1. how can a given algorithm be characterized
  2. how good is an algorithm to solve a problem on a given implementation
  3. how good is a machine across multiple problems, and
  4. how effectively does an implementation-algorithm combination scale?

When evaluating architectural and packaging options for an architecture, one commonly encounters the problem of meeting performance requirements within the constraints of weight, volume and power envelope as well as the amount of computation performance that can be realized with a given physical envelope. This assessment process can be guided by a metric that we have found to be relatively consistent in past applications. It incorporates throughput in million operations per second (MOPS), weight (and implicitly volume) in kilograms, and power in watts. The MOPS/(kg.watt) ratio has been used to evaluate technology and packaging tradeoffs.

The claim is that given a particular technology (pre-VHSIC, VHSIC phase 1 and 2) and a particular packaging approach (representing various die size per real estate area ratios), the selected combination will produce a system where the MOPS/(kg.watt) is known to be within a certain order of magnitude. A commercial supercomputer, such as the Intel Paragon (Gamma), assuming 7.7 GFLOPS, 3000 lbs and 116 kW of power, would represent a 0.0005 MOPS/(kg.watt). A Honeywell militarized Touchstone (Sigma) avionics supercomputer, assuming 7.7 GFLOPS, 82 lbs and 2.9 kW power, would represent a 0.71 MOPS/(kg.watt). For example, future avionics systems need to have a MOPS/(kg.watt) on the order of several hundred (209) for a 1.8 GFLOPS/20 GOPS Touchstone enhanced radar preprocessor realized on one double sided (2 lbs), liquid cooled (200 W) SEM-E form factor board (1 GFLOPS ~ 10 GOPS).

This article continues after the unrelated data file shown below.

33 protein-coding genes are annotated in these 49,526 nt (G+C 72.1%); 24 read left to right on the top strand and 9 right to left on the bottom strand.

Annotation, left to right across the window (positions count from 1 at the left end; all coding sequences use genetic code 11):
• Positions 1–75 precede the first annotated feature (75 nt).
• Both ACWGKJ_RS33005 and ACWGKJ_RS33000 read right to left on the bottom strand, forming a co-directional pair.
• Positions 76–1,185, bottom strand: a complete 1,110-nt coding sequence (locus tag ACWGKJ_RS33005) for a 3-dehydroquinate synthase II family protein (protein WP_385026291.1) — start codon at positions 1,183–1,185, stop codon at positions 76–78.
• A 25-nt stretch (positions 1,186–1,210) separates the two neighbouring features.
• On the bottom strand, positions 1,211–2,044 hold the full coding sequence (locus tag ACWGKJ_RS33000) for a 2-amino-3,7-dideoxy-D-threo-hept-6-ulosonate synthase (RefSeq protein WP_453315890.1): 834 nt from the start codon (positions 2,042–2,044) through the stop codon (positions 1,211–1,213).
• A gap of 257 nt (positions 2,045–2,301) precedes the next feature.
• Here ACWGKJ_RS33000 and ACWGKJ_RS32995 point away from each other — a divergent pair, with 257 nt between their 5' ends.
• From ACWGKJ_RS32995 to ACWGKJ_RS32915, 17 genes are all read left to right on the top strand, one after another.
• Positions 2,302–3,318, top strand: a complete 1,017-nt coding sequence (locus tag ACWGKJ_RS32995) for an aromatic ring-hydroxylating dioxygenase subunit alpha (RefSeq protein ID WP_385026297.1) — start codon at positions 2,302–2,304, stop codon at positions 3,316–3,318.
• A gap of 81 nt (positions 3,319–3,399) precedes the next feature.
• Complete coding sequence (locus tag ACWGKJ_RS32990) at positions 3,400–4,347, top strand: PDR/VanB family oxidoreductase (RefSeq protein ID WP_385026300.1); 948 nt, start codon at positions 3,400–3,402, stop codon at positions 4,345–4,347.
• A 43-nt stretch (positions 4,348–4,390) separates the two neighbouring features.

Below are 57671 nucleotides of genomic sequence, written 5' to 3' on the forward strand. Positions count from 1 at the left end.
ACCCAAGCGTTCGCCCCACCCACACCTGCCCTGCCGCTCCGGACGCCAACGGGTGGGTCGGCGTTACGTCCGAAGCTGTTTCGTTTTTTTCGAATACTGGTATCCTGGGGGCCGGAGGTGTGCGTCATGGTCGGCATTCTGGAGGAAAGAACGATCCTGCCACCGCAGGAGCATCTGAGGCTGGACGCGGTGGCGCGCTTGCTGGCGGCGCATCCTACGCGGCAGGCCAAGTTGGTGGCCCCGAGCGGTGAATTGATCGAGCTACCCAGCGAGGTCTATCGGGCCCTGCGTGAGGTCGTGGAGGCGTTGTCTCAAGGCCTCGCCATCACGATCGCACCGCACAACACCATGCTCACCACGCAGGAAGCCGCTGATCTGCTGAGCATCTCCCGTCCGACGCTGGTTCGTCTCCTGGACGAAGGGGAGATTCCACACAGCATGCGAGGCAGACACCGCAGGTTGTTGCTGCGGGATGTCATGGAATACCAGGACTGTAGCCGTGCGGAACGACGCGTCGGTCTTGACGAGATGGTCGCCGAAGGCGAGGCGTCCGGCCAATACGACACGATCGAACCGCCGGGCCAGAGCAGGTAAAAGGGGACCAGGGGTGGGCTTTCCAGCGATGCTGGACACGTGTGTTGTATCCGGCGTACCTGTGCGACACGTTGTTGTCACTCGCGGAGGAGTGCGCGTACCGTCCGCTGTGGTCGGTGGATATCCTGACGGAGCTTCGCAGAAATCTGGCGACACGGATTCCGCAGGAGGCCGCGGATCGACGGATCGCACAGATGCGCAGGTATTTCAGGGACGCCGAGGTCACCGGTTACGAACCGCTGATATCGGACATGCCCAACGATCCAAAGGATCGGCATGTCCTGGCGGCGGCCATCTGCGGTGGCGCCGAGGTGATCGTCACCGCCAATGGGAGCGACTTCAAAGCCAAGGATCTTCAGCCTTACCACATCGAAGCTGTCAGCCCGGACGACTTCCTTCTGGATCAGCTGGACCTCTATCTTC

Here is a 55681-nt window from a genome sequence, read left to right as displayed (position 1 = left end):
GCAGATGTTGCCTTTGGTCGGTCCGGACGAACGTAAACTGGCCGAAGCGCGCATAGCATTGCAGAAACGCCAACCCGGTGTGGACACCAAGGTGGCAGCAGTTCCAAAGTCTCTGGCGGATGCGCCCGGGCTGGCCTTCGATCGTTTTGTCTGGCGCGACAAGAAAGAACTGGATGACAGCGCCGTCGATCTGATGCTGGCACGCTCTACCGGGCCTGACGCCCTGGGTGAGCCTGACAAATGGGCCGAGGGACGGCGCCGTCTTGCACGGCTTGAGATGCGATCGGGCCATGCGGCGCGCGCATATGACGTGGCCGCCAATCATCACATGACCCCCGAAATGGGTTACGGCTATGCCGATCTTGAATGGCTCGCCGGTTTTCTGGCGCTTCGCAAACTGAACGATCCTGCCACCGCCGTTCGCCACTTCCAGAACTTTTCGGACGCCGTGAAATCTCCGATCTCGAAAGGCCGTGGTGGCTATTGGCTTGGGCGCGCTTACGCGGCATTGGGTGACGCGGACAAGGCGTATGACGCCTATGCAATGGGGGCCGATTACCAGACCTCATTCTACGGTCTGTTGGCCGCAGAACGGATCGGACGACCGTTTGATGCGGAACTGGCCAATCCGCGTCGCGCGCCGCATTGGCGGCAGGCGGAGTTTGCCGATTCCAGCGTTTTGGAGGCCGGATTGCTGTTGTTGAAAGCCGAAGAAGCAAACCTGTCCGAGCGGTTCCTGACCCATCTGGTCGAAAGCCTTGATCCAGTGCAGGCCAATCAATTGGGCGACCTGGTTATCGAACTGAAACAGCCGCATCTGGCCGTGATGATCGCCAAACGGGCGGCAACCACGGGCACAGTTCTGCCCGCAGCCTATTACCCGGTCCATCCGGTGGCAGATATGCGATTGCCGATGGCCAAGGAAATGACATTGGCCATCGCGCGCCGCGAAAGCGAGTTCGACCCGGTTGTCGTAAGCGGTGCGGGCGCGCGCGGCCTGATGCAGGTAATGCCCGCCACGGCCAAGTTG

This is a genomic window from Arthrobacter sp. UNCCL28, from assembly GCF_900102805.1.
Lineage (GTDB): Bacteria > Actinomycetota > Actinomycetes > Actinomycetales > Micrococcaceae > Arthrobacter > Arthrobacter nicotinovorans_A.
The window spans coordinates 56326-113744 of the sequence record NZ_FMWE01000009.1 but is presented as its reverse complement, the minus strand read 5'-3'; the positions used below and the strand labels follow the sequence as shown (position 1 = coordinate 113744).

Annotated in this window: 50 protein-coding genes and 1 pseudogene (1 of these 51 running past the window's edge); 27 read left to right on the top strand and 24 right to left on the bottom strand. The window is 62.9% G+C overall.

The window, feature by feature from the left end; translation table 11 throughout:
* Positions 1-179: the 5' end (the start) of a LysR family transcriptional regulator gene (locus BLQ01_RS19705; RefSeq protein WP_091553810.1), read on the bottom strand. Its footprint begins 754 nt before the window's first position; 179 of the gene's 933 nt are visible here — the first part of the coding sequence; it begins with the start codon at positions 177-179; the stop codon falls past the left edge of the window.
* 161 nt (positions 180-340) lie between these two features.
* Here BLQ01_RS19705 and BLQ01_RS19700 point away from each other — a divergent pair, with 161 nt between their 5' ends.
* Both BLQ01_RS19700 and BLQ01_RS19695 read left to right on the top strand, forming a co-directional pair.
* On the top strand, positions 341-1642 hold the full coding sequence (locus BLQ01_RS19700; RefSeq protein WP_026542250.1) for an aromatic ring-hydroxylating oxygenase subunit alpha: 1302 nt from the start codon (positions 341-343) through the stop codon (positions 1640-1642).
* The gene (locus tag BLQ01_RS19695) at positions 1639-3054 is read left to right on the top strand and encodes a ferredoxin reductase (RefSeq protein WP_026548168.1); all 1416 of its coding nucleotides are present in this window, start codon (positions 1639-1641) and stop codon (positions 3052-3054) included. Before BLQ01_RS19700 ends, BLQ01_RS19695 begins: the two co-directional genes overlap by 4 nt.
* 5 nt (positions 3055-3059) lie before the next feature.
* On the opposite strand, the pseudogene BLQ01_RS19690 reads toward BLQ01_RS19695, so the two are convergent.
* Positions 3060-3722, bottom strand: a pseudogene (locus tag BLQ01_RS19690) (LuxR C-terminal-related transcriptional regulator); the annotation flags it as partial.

In our experience, FPGA-based systems for any function perform at an order of magnitude better MOPS/(kg.watt) than a similar DSP-based implementation but still at an order of magnitude less than a full ASIC implementation. Our evaluation will confirm that observation, but in addition, will provide insight into the mechanism of reconfiguration and its related timing expense.

In addition to the above metric, others have been defined to measure the effectiveness especially of reconfiguration aspect of configurable computing devices. A direct function-for-function evaluation, especially relative to ASICs, is not the proper way to evaluate configurable computing. Of interest are some of the metrics as proposed by DeHon at MIT as part of their reinventing computing program.